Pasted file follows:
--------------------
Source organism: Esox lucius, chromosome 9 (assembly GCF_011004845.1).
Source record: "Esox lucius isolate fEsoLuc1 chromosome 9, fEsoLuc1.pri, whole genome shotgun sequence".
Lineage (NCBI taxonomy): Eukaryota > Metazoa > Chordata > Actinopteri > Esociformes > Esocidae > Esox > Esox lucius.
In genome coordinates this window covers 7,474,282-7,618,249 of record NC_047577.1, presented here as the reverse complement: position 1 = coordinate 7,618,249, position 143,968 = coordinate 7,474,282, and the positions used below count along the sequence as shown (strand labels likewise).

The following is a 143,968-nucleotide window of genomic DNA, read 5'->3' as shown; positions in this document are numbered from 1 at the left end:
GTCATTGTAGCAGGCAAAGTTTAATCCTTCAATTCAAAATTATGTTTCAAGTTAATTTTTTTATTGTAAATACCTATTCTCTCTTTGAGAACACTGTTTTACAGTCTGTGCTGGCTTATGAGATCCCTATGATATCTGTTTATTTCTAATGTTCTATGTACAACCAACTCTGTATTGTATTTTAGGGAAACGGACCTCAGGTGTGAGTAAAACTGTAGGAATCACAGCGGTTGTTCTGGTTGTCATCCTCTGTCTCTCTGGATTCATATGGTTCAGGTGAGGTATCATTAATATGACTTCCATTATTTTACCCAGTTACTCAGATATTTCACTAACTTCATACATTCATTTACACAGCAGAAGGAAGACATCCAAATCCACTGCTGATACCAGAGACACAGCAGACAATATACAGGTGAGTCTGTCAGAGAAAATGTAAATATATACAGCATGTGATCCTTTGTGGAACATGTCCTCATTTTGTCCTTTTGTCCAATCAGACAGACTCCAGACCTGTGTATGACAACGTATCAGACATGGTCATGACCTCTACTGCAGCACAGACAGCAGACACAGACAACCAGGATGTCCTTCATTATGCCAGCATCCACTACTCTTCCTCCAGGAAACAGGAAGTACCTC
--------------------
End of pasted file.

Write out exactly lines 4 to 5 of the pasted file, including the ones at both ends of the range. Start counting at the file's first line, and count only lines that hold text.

In genome coordinates this window covers 7,474,282-7,618,249 of record NC_047577.1, presented here as the reverse complement: position 1 = coordinate 7,618,249, position 143,968 = coordinate 7,474,282, and the positions used below count along the sequence as shown (strand labels likewise).

The following is a 143,968-nucleotide window of genomic DNA, read 5'->3' as shown; positions in this document are numbered from 1 at the left end: